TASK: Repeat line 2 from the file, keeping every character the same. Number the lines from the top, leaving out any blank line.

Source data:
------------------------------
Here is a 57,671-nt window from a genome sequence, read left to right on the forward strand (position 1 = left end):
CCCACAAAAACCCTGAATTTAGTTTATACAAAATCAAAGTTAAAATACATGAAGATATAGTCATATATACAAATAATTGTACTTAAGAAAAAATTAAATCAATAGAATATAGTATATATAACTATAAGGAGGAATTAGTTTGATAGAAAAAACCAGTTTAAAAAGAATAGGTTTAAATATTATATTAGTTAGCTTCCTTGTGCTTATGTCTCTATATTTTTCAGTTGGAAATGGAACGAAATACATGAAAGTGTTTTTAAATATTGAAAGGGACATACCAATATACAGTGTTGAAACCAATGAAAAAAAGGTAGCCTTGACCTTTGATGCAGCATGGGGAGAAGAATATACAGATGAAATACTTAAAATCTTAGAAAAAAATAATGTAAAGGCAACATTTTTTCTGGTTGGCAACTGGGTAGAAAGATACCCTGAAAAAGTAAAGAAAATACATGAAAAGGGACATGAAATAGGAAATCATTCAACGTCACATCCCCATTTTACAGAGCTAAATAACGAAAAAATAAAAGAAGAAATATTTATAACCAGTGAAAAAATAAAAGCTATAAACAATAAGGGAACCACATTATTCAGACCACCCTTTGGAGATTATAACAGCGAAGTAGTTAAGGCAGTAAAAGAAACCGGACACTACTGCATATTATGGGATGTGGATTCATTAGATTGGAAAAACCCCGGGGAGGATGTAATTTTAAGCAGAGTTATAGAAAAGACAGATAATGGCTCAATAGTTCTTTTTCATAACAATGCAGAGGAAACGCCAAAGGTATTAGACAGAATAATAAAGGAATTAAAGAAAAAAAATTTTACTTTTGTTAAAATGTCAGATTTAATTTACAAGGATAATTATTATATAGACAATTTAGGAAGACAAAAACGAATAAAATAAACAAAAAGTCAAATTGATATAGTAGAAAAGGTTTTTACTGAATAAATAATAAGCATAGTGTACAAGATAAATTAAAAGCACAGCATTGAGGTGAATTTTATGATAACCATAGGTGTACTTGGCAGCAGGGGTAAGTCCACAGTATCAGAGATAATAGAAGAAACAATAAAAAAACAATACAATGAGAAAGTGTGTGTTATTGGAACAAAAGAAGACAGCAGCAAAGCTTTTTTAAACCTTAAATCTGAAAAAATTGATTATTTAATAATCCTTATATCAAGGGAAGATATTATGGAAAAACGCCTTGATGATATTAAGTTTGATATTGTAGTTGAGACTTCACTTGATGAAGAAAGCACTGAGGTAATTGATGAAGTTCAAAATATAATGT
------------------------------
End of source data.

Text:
CCCACAAAAACCCTGAATTTAGTTTATACAAAATCAAAGTTAAAATACATGAAGATATAGTCATATATACAAATAATTGTACTTAAGAAAAAATTAAATCAATAGAATATAGTATATATAACTATAAGGAGGAATTAGTTTGATAGAAAAAACCAGTTTAAAAAGAATAGGTTTAAATATTATATTAGTTAGCTTCCTTGTGCTTATGTCTCTATATTTTTCAGTTGGAAATGGAACGAAATACATGAAAGTGTTTTTAAATATTGAAAGGGACATACCAATATACAGTGTTGAAACCAATGAAAAAAAGGTAGCCTTGACCTTTGATGCAGCATGGGGAGAAGAATATACAGATGAAATACTTAAAATCTTAGAAAAAAATAATGTAAAGGCAACATTTTTTCTGGTTGGCAACTGGGTAGAAAGATACCCTGAAAAAGTAAAGAAAATACATGAAAAGGGACATGAAATAGGAAATCATTCAACGTCACATCCCCATTTTACAGAGCTAAATAACGAAAAAATAAAAGAAGAAATATTTATAACCAGTGAAAAAATAAAAGCTATAAACAATAAGGGAACCACATTATTCAGACCACCCTTTGGAGATTATAACAGCGAAGTAGTTAAGGCAGTAAAAGAAACCGGACACTACTGCATATTATGGGATGTGGATTCATTAGATTGGAAAAACCCCGGGGAGGATGTAATTTTAAGCAGAGTTATAGAAAAGACAGATAATGGCTCAATAGTTCTTTTTCATAACAATGCAGAGGAAACGCCAAAGGTATTAGACAGAATAATAAAGGAATTAAAGAAAAAAAATTTTACTTTTGTTAAAATGTCAGATTTAATTTACAAGGATAATTATTATATAGACAATTTAGGAAGACAAAAACGAATAAAATAAACAAAAAGTCAAATTGATATAGTAGAAAAGGTTTTTACTGAATAAATAATAAGCATAGTGTACAAGATAAATTAAAAGCACAGCATTGAGGTGAATTTTATGATAACCATAGGTGTACTTGGCAGCAGGGGTAAGTCCACAGTATCAGAGATAATAGAAGAAACAATAAAAAAACAATACAATGAGAAAGTGTGTGTTATTGGAACAAAAGAAGACAGCAGCAAAGCTTTTTTAAACCTTAAATCTGAAAAAATTGATTATTTAATAATCCTTATATCAAGGGAAGATATTATGGAAAAACGCCTTGATGATATTAAGTTTGATATTGTAGTTGAGACTTCACTTGATGAAGAAAGCACTGAGGTAATTGATGAAGTTCAAAATATAATGT